BYUH ONE organization uses story of Malala to inspire students to speak up for world change

Written by: 
Daxon Levine

Members of ONE, an advocacy group on campus, presented the documentary “He Named Me Malala” on Thursday, March 10th in the Little Theater to inspire students to use their voices to make changes in the world.

“ONE works to end extreme poverty by changing policy,” said Rebecca Vigoren, a junior from Washington studying international cultural studies and the ONE President at BYUH. “We’re non-partisan, working with both Democrats and Republicans to pass bills to ensure that extreme poverty is getting tackled on the ground in third world countries.”

Vigoren recently returned from a trip to Washington, D.C. where she discussed the ONE campaign with other leaders. “ONE has partnered with The Malala Foundation to fight for women and girls to receive an education to lift them out of poverty as part of their campaign entitled ‘Poverty is Sexist’… Poverty sucks and women are hit the hardest because they are the first ones to be denied an education.”

Vigoren and the rest of the ONE organization on campus received the challenge from ONE in Washington, D.C. to show the documentary and spread awareness about extreme poverty and the role of education.
The documentary centers on Malala Yousafzai, the youngest Nobel Laureate in history, earning the Peace Prize in 2014 while only 17 years old. “She is an amazing, amazing girl,” said Vigoren. “We think that Malala is an amazing example of what one person can do with their voice to truly change the world. That is what Malala has done. She has come out of this small valley in Pakistan, gone forth, started her own foundation, inspired many women and girls to go back to school and fight for their right to education.”

Malala’s story is lined with opposition. Her efforts to help women and girls receive an education angered the Taliban. “When she was a young girl, she wanted to raise awareness and fought for her right to be educated and go to school,” said ONE member Stevie Gurr, a senior accounting major from Canada. “When she was 15, she was shot by the Taliban in an assassination attempt.”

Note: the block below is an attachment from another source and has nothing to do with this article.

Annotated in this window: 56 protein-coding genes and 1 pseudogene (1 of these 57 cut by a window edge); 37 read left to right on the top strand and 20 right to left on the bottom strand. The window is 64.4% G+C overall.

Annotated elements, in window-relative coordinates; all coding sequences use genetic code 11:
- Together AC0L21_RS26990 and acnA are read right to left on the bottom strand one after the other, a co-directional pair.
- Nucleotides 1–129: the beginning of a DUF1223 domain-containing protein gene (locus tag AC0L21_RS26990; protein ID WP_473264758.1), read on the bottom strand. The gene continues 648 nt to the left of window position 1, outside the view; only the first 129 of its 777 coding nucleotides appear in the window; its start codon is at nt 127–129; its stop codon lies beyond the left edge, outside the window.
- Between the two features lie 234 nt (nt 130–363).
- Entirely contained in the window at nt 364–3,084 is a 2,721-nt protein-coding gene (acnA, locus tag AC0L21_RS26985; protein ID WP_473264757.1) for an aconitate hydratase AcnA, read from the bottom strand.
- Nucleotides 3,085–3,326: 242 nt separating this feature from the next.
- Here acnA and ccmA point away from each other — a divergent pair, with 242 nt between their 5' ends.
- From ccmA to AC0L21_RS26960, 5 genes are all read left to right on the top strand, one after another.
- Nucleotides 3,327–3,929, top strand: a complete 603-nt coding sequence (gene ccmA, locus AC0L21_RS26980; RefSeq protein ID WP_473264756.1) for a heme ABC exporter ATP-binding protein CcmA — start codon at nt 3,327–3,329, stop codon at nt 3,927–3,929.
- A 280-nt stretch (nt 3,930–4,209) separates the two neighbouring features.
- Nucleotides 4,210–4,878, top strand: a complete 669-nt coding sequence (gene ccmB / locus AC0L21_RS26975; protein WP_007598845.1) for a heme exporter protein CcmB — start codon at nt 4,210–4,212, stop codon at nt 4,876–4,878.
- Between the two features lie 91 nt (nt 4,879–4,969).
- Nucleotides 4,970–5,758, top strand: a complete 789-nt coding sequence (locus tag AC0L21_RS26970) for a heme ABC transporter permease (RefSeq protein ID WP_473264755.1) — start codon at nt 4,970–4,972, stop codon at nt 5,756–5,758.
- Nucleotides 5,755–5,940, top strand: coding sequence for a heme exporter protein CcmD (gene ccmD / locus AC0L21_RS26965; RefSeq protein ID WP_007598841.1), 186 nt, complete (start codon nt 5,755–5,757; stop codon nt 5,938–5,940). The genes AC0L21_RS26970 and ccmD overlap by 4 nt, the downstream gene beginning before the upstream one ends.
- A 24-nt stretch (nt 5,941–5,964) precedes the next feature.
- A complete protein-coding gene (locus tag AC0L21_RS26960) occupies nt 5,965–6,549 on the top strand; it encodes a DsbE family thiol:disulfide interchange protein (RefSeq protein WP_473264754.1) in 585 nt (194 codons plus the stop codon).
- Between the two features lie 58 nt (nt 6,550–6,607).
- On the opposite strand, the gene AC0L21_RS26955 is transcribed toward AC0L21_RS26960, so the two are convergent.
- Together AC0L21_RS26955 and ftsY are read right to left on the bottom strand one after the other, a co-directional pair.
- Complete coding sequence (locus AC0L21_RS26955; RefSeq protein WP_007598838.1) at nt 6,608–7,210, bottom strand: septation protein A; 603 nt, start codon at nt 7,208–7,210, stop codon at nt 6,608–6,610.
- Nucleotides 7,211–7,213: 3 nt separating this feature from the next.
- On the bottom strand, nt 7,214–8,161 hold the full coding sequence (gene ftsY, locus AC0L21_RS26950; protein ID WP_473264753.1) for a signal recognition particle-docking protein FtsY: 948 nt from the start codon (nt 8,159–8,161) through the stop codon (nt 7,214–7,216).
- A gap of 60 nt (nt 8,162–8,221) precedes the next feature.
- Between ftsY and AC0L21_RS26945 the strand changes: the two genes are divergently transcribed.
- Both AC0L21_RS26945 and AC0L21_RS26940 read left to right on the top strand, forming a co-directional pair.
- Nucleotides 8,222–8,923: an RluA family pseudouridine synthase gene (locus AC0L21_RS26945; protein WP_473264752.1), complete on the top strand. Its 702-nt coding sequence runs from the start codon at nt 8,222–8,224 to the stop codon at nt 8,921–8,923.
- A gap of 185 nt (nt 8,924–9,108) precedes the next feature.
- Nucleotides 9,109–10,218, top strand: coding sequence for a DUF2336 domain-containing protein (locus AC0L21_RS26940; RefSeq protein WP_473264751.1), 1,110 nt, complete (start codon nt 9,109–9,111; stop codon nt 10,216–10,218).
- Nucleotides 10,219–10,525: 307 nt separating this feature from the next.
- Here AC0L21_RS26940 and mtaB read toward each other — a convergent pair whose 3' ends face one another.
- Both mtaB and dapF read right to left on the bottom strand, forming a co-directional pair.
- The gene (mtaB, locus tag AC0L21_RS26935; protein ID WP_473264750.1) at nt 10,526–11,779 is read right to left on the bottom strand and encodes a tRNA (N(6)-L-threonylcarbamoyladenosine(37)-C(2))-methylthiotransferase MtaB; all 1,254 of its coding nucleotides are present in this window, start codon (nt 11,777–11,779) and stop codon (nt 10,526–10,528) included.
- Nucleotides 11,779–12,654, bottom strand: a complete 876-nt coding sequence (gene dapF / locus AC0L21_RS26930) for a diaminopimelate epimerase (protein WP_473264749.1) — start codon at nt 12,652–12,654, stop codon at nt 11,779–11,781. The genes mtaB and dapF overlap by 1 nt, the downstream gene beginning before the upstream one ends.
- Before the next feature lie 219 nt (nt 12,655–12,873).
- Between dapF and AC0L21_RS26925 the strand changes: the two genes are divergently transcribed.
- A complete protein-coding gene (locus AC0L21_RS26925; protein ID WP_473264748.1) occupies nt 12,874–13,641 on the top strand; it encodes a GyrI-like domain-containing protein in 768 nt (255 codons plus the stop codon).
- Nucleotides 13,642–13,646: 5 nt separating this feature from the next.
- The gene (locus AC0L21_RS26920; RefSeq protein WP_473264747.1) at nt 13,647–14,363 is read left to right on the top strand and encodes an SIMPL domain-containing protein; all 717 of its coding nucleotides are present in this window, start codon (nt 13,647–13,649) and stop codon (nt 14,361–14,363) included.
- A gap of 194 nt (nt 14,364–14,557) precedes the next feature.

The bullet hit the left side of Malala’s forehead, traveled through her face under the skin, and into her shoulder. For days, she remained unconscious in critical condition, but eventually had the strength to be transported from Pakistan to the Queen Elizabeth Hospital in England for extensive rehabilitation.

“She challenged the Taliban in a way that no one has challenged the Taliban,” said Vigoren. “She didn’t use any guns, she didn’t use an army. And yet, the Taliban is afraid of her. She’s not even allowed back in Pakistan. She is winning. She is getting an education.”

After the failed assassination attempt and her road to recovery, Malala received international attention and support for her cause. In 2013, 2014, and 2015, she was listed as one of Time Magazine’s "The 100 Most Influential People in the World". Amid worldwide recognition, numerous prizes. Meeting with major world leaders, and awards, including the National Youth Peace Prize in 2011 and the Nobel Peace Prize in 2014, Malala continues to go to school in Birmingham, England.

Katie Grayson, a senior studying international cultural studies from Texas, is not a ONE member and never heard of Malala before the documentary. “The posters said ‘One child, one teacher, one book, and one pen can change the world.’ I figured it was something to do with education and empowerment, but I wasn’t really sure what it was,” she said. After watching the documentary on Malala’s life, Grayson stated, “You cannot downplay her bravery and her commitment and passion to try to do something about education for girls.”

As a young mother, Grayson said education means everything in her life. It’s extremely important. Raising children is one of the hardest things ever. Doing both is pretty hard. I think it’s important to be an example to my children to show them what I’m passionate about and what I want to do to change the world. I think leading by example is extremely important.”

“The ONE slogan is ‘Use Your Voice Change the World,’” said Vigoren. “That is what Malala is doing. She is fighting for all the women and the girls that are voiceless.”